In The Coming Prosperity, Philip E. Auerswald argues that it is time to overcome the outdated… read more

Computing with Quantum Cats: From Colossus to Qubits

March 20, 2014

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author |
John Gribbin
year published |
2014

A mind-blowing glimpse into the near future, where quantum computing will have world-transforming effects.

The quantum computer is no longer the stuff of science fiction. Pioneering physicists are on the brink of unlocking a new quantum universe which provides a better representation of reality than our everyday experiences and common sense ever could.

The birth of quantum computers — which, like Schrödinger’s famous “dead and alive” cat,… read more

FAB: The Coming Revolution on Your Desktop–From Personal Computers to Personal Fabrication

April 9, 2009
author |
Neil Gershenfeld
year published |
2007

Personal fabrication (PF) is the ability to design and produce your own products in your own home, with a machine that combines consumer electronics and industrial tools. This book describes how personal fabricators are about to revolutionize the world just as personal computers did a generation ago.

Simulation and its Discontents

January 18, 2010
author |
Sherry Turkle
year published |
2009

Over the past twenty years, the technologies of simulation and visualization have changed our ways of looking at the world. In Simulation and Its Discontents, Sherry Turkle examines the now dominant medium of our working lives and finds that simulation has become its own sensibility. We hear it in Turkle’s description of architecture students who no longer design with a pencil, of science and engineering students who admit that… read more

Citizen Cyborg: Why Democratic Societies Must Respond to the Redesigned Human of the Future

July 16, 2010

Citizen Cyborg: Why Democratic Societies Must Respond to the Redesigned Human of the Future

author |
James Hughes
year published |
2004

Amazon | In the next fifty years, life spans will extend well beyond a century. Our senses and cognition will be enhanced. We will have greater control over our emotions and memory. Our bodies and brains will be surrounded by and merged with computer power. The limits of the human body will be transcended as technologies such as artificial intelligence, nanotechnology, and genetic engineering converge and accelerate. With them,… read more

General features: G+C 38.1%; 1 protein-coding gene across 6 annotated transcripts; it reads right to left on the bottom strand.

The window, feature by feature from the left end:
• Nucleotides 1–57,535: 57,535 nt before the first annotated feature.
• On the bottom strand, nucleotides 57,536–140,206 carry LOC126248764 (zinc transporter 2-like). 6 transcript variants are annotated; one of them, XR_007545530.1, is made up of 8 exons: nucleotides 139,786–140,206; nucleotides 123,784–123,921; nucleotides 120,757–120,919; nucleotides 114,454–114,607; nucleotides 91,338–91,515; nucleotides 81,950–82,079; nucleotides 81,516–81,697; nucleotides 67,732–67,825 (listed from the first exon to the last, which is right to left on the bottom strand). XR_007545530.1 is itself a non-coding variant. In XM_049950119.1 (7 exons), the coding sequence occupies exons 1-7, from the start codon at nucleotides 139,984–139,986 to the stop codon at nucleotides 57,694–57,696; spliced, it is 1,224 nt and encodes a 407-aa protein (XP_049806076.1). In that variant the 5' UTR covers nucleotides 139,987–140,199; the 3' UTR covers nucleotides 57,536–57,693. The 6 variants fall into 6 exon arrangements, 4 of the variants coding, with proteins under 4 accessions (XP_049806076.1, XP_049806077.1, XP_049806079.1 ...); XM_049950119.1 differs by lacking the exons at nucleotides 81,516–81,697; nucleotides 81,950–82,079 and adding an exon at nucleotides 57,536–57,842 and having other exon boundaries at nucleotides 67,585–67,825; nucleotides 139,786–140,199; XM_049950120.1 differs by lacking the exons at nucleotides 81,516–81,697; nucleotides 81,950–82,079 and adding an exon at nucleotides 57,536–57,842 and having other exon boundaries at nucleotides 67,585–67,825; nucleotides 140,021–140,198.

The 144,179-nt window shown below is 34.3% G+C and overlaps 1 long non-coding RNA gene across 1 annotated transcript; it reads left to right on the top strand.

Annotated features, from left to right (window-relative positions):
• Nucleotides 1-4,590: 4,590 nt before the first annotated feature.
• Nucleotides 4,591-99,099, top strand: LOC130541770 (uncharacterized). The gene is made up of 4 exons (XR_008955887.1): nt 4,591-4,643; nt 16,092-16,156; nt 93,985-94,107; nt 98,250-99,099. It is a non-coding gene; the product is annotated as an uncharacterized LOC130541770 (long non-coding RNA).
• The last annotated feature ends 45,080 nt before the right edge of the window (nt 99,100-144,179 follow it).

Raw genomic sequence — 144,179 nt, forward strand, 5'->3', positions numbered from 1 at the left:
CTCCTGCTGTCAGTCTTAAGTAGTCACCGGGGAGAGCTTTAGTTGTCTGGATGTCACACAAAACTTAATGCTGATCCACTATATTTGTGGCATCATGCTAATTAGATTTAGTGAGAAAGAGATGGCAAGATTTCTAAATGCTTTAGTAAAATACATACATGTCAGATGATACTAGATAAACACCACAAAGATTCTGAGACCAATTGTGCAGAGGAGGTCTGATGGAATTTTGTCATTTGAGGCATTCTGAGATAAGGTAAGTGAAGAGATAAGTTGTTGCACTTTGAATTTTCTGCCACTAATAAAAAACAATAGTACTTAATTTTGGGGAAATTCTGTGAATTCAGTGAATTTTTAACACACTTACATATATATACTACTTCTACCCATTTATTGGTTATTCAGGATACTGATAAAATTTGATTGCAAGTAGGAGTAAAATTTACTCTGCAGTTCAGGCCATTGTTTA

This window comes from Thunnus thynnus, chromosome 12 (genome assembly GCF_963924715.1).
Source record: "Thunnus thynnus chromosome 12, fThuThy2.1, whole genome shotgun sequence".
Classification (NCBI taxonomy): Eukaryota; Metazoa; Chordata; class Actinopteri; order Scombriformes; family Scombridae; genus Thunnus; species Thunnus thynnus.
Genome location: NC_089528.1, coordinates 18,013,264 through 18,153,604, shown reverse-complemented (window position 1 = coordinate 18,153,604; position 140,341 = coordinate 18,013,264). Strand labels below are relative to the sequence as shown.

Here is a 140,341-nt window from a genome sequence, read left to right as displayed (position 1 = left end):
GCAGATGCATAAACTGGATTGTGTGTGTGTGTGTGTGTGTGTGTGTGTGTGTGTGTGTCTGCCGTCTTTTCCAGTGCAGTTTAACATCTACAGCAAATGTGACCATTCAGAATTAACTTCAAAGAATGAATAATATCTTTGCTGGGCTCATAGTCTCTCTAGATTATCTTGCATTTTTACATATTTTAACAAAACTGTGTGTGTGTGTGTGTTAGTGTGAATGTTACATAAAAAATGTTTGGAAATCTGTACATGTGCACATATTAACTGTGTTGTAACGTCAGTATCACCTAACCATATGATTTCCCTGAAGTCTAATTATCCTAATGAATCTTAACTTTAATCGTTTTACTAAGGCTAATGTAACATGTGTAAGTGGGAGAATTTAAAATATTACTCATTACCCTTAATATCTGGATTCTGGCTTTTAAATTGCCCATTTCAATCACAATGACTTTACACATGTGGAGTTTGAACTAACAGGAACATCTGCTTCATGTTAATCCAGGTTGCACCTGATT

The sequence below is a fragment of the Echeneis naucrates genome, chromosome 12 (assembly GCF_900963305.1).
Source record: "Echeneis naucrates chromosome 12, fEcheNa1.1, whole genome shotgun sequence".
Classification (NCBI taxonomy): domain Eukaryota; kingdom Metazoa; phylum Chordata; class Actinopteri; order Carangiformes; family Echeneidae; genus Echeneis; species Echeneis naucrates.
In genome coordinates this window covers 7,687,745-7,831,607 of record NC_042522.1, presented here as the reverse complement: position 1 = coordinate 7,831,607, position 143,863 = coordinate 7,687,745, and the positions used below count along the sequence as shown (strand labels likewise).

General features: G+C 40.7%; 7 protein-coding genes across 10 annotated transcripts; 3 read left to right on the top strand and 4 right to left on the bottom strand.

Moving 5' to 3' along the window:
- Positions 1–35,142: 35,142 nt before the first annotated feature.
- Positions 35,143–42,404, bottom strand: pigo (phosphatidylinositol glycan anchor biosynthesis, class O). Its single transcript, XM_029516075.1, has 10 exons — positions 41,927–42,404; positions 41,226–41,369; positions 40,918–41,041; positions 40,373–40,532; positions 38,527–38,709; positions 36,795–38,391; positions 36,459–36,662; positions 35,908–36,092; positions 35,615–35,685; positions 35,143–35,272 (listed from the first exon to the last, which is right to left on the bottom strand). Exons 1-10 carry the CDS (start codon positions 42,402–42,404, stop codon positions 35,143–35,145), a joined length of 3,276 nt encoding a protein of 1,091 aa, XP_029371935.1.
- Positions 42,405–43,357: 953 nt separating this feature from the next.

The Tell-Tale Brain: A Neuroscientist’s Quest for What Makes Us Human

January 6, 2011

telltalebrain

author |
V. S. Ramachandran
year published |
2011

Amazon | Drawing on strange and thought-provoking case studies, an eminent neurologist offers unprecedented insight into the evolution of the uniquely human brain, V. S. Ramachandran is at the forefront of his field — so much so that Richard Dawkins dubbed him the “Marco Polo of neuroscience.” Now, in a major new work, Ramachandran sets his sights on the mystery of human uniqueness. Taking us to the frontiers of… read more

Open Innovation: The New Imperative for Creating And Profiting from Technology

February 16, 2011

Open Innovation book cover

author |
Henry William Chesbrough
year published |
2005

Publisher’s Weekly | The great corporate research departments at companies like Bell Labs, IBM and Xerox were once the motor of American industry. But that may be changing, according to this probing academic study of corporate technological innovation.

Chesbrough, an assistant professor at the Harvard Business School, argues that the old “closed innovation” model — vertically integrated research and development departments that develop technology in-house for the sole… read more

Self-Organization in Biological Systems

April 20, 2011

Self-Organization in Biological Systems book cover

author |
Scott Camazine, Jean-Louis Deneubourg, Nigel R. Franks
year published |
2003

Amazon | The synchronized flashing of fireflies at night. The spiraling patterns of an aggregating slime mold. The anastomosing network of army-ant trails. The coordinated movements of a school of fish. Researchers are finding in such patterns — phenomena that have fascinated naturalists for centuries — a fertile new approach to understanding biological systems: the study of self-organization. This book, a primer on self-organization in biological systems for students and… read more